Kialoa Paddles team rider Paul Clark knows whitewater. Living and breathing in the Pacific North West, Paul is an explorer and spends his water time in Oregon’s rivers whitewater paddling. He’s a pro in his field and even helped design the new Big Eddy white water paddle released from Kialoa, newly designed with stability and maneuverability in mind.
RIVER SAFETY TIPS for WHITEWATER PADDLING from Paul Clark.
1.) ALWAYS practice S.H.I.P.P.S. (This is your river running uniform): Shoes, Helmet, Insulation, PFD, Padding and have a Signaling device a.k.a. whistle.
2.) STAY LOW and keep your PADDLE IN the WATER. Most people attempt to run rapids standing up. What happens is that they get ‘too tall’, raise their paddle above their heads and fall in. I coach all newbie river paddlers to stay low. It really helps for stability and control which translates into greater safety and increased confidence.
3.) FALL FLAT. Land on your board, if you can OR fall butt first into the river to avoid going deep in shallow/rocky water. Remember, inflatable paddleboards are easier to fall on and damage less easily when moving through the rapids.
4.) PADDLE with EXPERIENCED PADDLERS. That means other folks, whether stand up paddlers or boaters who are able to both encourage and supervise. It is good to experiment with other river crafts like kayaks, rafts and canoes. River stand up paddling is definitely a hybrid of all those different kinds of crafts.
5.) RESPECT the POWER of the RIVER. Take swift water rescue courses and ALWAYS get lessons from experienced instructors.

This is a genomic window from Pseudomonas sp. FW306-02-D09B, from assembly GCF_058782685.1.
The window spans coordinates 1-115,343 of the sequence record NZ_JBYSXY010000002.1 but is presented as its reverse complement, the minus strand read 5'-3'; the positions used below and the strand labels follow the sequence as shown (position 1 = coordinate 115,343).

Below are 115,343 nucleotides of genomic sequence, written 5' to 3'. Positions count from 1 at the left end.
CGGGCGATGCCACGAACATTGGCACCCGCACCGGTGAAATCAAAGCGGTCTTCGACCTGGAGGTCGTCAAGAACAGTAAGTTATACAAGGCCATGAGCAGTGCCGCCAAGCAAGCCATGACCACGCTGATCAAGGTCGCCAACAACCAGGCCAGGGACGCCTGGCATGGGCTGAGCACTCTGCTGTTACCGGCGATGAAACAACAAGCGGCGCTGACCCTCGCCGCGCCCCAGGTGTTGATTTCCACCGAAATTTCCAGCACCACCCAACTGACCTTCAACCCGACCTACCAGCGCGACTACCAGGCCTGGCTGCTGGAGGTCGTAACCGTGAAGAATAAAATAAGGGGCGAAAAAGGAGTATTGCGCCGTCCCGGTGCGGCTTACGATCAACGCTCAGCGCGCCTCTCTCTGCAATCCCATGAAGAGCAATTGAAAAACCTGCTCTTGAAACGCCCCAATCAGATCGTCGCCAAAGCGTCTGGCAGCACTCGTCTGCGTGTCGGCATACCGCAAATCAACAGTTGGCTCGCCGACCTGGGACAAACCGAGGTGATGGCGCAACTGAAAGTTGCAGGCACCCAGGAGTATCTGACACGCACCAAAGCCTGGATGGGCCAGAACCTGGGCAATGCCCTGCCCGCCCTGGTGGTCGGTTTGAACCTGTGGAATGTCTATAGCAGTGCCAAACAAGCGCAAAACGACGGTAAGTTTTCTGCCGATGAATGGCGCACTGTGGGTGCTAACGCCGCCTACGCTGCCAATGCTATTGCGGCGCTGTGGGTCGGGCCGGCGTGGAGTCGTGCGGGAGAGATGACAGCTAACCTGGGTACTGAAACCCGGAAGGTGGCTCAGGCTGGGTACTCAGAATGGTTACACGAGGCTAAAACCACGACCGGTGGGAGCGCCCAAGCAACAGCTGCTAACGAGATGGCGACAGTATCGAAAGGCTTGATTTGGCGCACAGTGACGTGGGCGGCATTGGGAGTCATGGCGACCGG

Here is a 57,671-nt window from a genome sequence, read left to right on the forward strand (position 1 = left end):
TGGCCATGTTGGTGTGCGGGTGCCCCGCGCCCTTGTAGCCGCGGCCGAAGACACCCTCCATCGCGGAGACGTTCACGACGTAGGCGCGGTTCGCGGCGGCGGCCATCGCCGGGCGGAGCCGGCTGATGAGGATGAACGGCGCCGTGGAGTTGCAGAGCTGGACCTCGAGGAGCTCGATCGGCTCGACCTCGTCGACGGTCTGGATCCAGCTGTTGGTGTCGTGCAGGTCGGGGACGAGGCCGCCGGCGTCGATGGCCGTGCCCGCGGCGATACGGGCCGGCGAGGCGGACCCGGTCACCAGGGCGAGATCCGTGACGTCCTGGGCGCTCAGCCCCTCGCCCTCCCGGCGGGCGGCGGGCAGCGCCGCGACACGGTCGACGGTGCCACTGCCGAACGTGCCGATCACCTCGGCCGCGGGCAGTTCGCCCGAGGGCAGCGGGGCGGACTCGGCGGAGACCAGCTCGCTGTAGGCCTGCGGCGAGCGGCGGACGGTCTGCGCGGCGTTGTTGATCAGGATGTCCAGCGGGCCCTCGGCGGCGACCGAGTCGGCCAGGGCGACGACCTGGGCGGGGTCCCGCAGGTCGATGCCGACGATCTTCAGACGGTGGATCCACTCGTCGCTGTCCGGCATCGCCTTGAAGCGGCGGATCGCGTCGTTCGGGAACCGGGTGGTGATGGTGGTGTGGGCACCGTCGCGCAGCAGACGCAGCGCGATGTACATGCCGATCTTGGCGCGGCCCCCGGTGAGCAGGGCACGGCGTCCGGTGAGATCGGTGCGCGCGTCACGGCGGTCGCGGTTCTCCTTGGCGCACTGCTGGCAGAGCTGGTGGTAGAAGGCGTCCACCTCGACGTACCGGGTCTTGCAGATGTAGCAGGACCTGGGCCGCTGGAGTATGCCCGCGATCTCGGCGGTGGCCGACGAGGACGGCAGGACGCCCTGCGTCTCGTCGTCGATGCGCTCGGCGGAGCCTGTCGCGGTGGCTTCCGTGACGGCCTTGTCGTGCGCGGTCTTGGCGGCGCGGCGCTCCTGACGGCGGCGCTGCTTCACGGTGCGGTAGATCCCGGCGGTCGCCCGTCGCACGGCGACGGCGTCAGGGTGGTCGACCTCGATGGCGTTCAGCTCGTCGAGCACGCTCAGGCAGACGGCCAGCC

6.) HAVE FUN. River paddling can be too mental sometimes with so many variables: techniques to master, fear to overcome and frustrations from unsuccessful “clean” runs. The more fun you have the easier it all becomes. Laugh out loud!
7. ) LEASHES.* If you are stand up paddling on a river, your leash should be worn above the waist and include a QUICK RELEASE mechanism. Although much of river standup paddling can be subjective (glass vs. inflatables, river surfing or river running), on thing is NOT. Leashes are ABOVE the waist. Period.
Paul says, “I wear a leash on most rivers that are deep and swift where the board can get away from you in a hurry. In shallow, tech-y rivers with boulder gardens, strainers and sweepers, I rarely wear a leash. And NEVER when dropping on waterfalls. I often wear the Astral Green Jacket rescue vest with the leash attached to the quick release belt. If this is overkill in certain situations, I opt for Hala’s quick release shackle attached to my vest.”
Paul has just returned from an 8-day adventure tour in Chile’s Patagonia region, running the rivers and exploring these vistas via stand up paddling. Stay tuned for his blog on his adventures there at Kialoa.com. You can stay in touch with Paul Clark on his website: www.suppaul.com and stay in touch with him on his Oregan River SUP Safari tours and clinics.